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Save Our Wild Salmon

Salmon run April 21, 2024
By Leonard Forsman

For thousands of years, our ancestors managed this region’s landscape based on our knowledge of the animals who share this region, and their habitats. This ecological knowledge was passed along from generation to generation, forming the foundation of our values and culture, until, at treaty times, our right to continue these practices was undermined.

This change was memorialized by our ancestor, Chief Seattle, in the speech he delivered as negotiations with Washington territorial Gov. Isaac Stevens were wrapping up:

“Every part of this soil is sacred in the estimation of my people. Every hillside, every valley, every plain and grove, has been hallowed by some sad or happy event in days long vanished. Even the rocks, which seem to be dumb and dead as they swelter in the sun along the silent shore, thrill with memories of stirring events connected with the lives of my people, and the very dust upon which you now stand responds more lovingly to their footsteps than yours, because it is rich with the blood of our ancestors, and our bare feet are conscious of the sympathetic touch.”

Today, after decades of work led by our fishers, elected leaders and culture keepers, we have modern tools available to us to advocate for the health of our region’s ecosystems and the prospects for future generations. This Earth Day, much of that effort centers on supporting the Climate Commitment Act, restoring vital waterways and advocating for growth that makes room for a thriving natural world.

Climate action

The climate crisis is urgent, especially as special interests work to repeal the Climate Commitment Act through Initiative 2117. Streams and oceans are heating up, threatening salmon populations. Puget Sound waters are getting more acidic, harming shellfish populations and the marine food web. Shorelines are eroding on our reservation and throughout our traditional territory.

Climate change is a threat to our way of life as Suquamish people and to all life.

When the Climate Commitment Act was passed by the Legislature, we were hopeful that it would reduce our region’s carbon footprint and help us all adapt to the rapid changes. The CCA isn’t perfect — it can be improved. But to throw it out and threaten the progress we’ve made based on speculation about its impact on gas prices is shortsighted.

Protecting salmon habitat

This Earth Day comes as we mark the 50th anniversary of the Boldt decision, which determined that treaty tribes have the right to half the harvestable salmon and shellfish in Puget Sound and beyond. The ruling has been foundational to our work to protect the natural habitats that support these species.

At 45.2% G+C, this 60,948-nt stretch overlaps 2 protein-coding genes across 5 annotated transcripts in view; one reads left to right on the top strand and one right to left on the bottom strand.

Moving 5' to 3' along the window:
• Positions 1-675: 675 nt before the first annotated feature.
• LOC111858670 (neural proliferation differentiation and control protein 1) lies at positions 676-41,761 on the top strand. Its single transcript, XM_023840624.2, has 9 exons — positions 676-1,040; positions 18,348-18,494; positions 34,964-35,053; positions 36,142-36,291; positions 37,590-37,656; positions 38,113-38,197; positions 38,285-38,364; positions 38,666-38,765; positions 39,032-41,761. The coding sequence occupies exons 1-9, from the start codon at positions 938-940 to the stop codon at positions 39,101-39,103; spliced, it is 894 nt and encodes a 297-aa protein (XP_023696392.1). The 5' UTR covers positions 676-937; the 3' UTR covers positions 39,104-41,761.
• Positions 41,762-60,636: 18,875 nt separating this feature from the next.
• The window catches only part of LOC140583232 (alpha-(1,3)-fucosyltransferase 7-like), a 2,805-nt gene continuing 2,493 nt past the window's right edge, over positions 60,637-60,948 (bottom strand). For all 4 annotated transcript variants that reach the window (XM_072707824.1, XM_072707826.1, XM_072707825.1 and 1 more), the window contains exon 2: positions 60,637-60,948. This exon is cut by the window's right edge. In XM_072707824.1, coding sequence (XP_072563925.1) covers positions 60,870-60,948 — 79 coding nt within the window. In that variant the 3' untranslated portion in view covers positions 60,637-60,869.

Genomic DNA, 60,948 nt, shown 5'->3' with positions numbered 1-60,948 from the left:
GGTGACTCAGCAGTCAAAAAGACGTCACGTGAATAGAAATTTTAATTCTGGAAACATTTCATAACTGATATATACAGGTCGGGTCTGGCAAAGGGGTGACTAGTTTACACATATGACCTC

One of our efforts has received a lot of attention from the news media in recent months. After decades of delays and after appeals up to the U.S. Supreme Court, a decision was issued ordering obstacles to fish passage, like culverts, be removed. A treaty right to fish is not a meaningful right if fish runs go extinct. The Washington Department of Transportation has made real progress in removing obstacles and replacing them with bridges and other structures that support healthy streams and rivers as required by the court. We’re excited to see the early signs of salmon recovery

Over time, we hope to restore our region’s stream and river systems as much as is feasible to pre-contact conditions. Roads and bridges that preserve these waterways allow our state’s growth to coexist with a healthy environment.

Growth and waterways

Growth is inevitable in our region. As part of our treaty rights-protection efforts, we have worked for decades to control sprawl and manage growth in partnership, and sometimes at odds with, local governments.

We encourage all jurisdictions to prioritize sustainability and natural resource protection when they update their comprehensive plans. Confining dense development to urban growth boundaries, preserving rural areas, and investing in on-site stormwater retention and water treatment systems are necessary to protect the region.

In our ancestral tradition, the people, land, animals and plants are inseparable — we all share the same spirit. This respect for the natural world is what we’re working to restore. The damage done won’t heal overnight, but together with many others, we’re making progress. I urge all of us to recommit to the long-term restoration of this beautiful region we call home. Your children, and mine, will thank you.

Leonard Forsman is chairman of the Suquamish Tribe, a signatory to the Treaty of Point Elliott.

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